The 5 Best Claudio Brook Movies

With a little more than 80 titles in national cinema, Claudio Brook was one of the acting remnants that went beyond the golden age until establishing himself in the new film current proposed in the early 90s.

Born on a day like today, Brook was a soccer player for Club Atlante until he entered the world of entertainment thanks to dubbing, to later go on to theater and television

His recognizable presence and voice would be noted in some of the jewels of Mexican surrealism and terror, but also in poignant and critical dramas, working under the direction of Buñuel, Ripstein and del Toro, three generations of filmmakers who were able to use his talent to create great characters. Likewise, Brook not only worked in movies and series, but was also one of the most recognized voices in the commercial and advertising world, being the ambassador of brands such as Chrysler, Dodge and several radio stations through the years.

Likewise, his high command of languages ​​and his imposing presence facilitated his entry into various international productions, also improving his relationships over the years.

Let’s celebrate and remember Claudio Brook with his 5 Best Movies

Bonus – License to Kill (John Glen, 1989)


One of the most controversial Bond films, which proposed a new personality for 007, without the sophistication of Connery, nor the humor of Moore. Dalton perhaps provided the sustenance for the later elaboration of the Craig archetype, especially in the agent motif, which here becomes more of a personal revenge than a world rescue, when 007 confronts a dangerous Latino trafficker who killed one of his classmates. The villainous Montelongo is provided by Brook, delivering a very decent performance within this questionable change of direction, tone and style. Without a doubt, the role of the most remembered “American”

5 – The Exterminating Angel (Luis Buñuel, 1962)


The ode to the torture of the bourgeois, the most surrealist Buñuel enjoys the cracking of his ancestry and locks up in a room a series of characters as false as they are despicable, where the punishment for the ticket of hypocrisy has the same cost of access and the same departure time. When the exterminator is near, dreams become tangible and secrets begin to be discovered, animal behavior to appear and the desperation that could turn these monstrosities into humans to be glimpsed. Brook brings to life one of the empathic links in the story, the butler. His association with the Spanish would begin a year earlier, in a small role in Viridiana

4 – Chronos (Guillermo del Toro, 1993)


A splendid monster between the German terror of the 20’s and Mexican culture. In its neighborhoods and antiquarians, in the gloomy night of Mexico City, terror and fantasy resurfaced with brilliant simplicity and originality, in an amalgamation of currents, styles and gringo, Spanish and Mexican acting talent that reveled in this revitalization. of vampire myth. One of the last performances of Brook, who would make an exemplary main villain, gloomy and calculating, who moves the threads of the plot (and of Ron Perlman) by telling us the reason for the search and mystery of that artifact.

3 – Lost Memorials (Jaime Casillas, 1985)


In this film whose story takes place in New Spain in the 16th century, Brook gives life to the envoy of the Pope and the King of Spain, to investigate the case of an aborigine accused of having provoked a priest with sorcery, leaving him in a state of autism and unable to communicate. For this film, Claudio Brook received an Ariel award for best actor that year, highlighting a story that, without being an ecclesiastical criticism, was a rescue of certain elements of Mexican culture in the face of spiritual conquest. A tragic ending that rounds off the actor’s excellent performance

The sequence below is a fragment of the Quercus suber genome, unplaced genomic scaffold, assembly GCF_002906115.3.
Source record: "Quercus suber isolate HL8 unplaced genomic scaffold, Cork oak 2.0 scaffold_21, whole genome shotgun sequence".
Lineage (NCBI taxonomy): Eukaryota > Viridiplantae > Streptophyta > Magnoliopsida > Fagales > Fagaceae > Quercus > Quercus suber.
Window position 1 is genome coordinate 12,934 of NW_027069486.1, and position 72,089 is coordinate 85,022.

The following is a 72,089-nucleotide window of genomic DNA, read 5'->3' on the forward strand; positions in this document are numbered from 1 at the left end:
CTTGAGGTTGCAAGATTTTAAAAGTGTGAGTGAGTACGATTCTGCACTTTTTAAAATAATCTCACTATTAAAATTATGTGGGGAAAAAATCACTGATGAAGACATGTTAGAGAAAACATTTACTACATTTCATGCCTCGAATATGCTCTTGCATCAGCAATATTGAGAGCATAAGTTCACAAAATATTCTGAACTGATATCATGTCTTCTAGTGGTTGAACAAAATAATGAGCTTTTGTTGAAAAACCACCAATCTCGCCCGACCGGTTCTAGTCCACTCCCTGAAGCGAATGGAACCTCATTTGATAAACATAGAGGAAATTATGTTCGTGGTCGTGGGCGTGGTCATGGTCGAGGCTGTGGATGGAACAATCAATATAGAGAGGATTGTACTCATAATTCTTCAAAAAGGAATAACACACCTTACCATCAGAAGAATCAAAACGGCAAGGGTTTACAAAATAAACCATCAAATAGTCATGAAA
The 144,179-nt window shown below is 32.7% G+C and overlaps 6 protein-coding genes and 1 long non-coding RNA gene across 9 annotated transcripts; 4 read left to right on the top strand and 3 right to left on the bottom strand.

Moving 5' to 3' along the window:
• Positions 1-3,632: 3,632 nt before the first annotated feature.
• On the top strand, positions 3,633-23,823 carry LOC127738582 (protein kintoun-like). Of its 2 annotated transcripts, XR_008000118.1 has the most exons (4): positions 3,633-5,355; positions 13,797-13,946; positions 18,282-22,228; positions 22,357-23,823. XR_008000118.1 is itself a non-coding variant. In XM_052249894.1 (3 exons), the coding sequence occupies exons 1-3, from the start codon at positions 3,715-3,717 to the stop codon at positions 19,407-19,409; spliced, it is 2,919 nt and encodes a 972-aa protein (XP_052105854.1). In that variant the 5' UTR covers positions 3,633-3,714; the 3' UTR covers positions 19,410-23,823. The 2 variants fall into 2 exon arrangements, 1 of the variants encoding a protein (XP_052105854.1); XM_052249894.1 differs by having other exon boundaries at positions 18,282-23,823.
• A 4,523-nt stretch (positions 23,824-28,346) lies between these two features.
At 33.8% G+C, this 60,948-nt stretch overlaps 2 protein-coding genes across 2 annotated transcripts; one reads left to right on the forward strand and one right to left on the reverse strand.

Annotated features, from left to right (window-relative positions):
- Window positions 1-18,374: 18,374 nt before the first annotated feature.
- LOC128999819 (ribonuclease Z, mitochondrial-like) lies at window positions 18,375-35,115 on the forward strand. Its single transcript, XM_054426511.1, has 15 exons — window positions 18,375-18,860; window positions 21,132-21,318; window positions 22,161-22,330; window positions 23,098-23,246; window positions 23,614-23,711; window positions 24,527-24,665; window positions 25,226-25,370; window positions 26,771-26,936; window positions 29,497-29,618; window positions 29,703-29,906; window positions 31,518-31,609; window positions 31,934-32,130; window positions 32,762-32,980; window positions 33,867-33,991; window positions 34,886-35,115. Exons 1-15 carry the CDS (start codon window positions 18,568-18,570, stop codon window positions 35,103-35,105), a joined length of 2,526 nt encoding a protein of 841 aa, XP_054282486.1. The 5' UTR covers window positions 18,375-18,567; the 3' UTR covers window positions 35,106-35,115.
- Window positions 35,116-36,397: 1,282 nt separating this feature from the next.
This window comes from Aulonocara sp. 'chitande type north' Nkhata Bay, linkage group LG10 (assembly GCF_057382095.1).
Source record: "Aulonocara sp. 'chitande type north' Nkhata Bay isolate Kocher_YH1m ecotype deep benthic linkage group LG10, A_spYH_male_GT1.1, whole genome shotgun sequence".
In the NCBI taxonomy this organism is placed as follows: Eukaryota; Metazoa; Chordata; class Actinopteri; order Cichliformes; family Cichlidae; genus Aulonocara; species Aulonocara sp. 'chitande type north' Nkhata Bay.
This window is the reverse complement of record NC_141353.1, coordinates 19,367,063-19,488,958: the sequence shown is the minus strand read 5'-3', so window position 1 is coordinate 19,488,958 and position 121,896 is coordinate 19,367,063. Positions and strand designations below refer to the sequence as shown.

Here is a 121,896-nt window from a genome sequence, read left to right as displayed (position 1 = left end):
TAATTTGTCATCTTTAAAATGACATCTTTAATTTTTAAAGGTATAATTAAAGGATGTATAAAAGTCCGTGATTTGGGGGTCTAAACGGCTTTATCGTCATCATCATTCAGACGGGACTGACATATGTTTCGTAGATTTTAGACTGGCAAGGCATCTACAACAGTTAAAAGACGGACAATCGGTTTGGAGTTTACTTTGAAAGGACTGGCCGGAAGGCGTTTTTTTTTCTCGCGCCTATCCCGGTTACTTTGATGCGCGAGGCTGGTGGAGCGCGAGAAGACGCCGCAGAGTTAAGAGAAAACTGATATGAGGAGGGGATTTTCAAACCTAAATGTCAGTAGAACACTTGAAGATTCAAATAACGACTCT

2 – Simon of the desert (Luis Buñuel, 1965)


48-minute half-length film by the Spanish director living in Mexico, starring Brook as Simón, accompanied by Silvia Pinal in the role of the Devil. Buñuel was inspired by the historical figure of Saint Simeon the Stylite, who, around the year 422, retired to the desert and there spent the last 37 years of his life on a column, a role played by the actor in a splendid manner, giving the character of the successful personality in this great acting confrontation, of dialogues and spirituality. Winning film of the special jury prize at the 1965 Venice Film Festival.

1 – The Castle of Purity (Arturo Ripstein, 1973)


The terrifying story of a man who decided to lock his wife and children in his own house and not expose them to the outside world seems to be a narrative taken from a highly imaginative mind, but this was real. So much so, that after becoming known in the 50s of the last century, the big screen brought to the seats locals and strangers the story of a father with a perfect mental imbalance, a man who believed he had the right to educate, supervise and act as a righteous god and executioner of the actions of their own kids. The great Claudio Brook, who plays this monster, confessed on more than one occasion that the role of Gabriel Lima marked and disrupted him for his entire professional career.

Tags: Claudio BrookCronosThe Exterminating AngelThe Castle of PurityLicense to KillLost MemoriesSimon of the Desert

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The Fett @El_Fett

The most realistic and bastard film critic that can exist. Entity without mercy that has the compliment of transmitting its feelings and wisdom to mortals in the best venue on the seventh art. Cinephile at heart and crude critic by vocation. Alter ego of the Bachelor of Marketing and Public Relations Oscar M Rodríguez (FB) Follow me on twitter @El_Fett

The 5 Best Claudio Brook Movies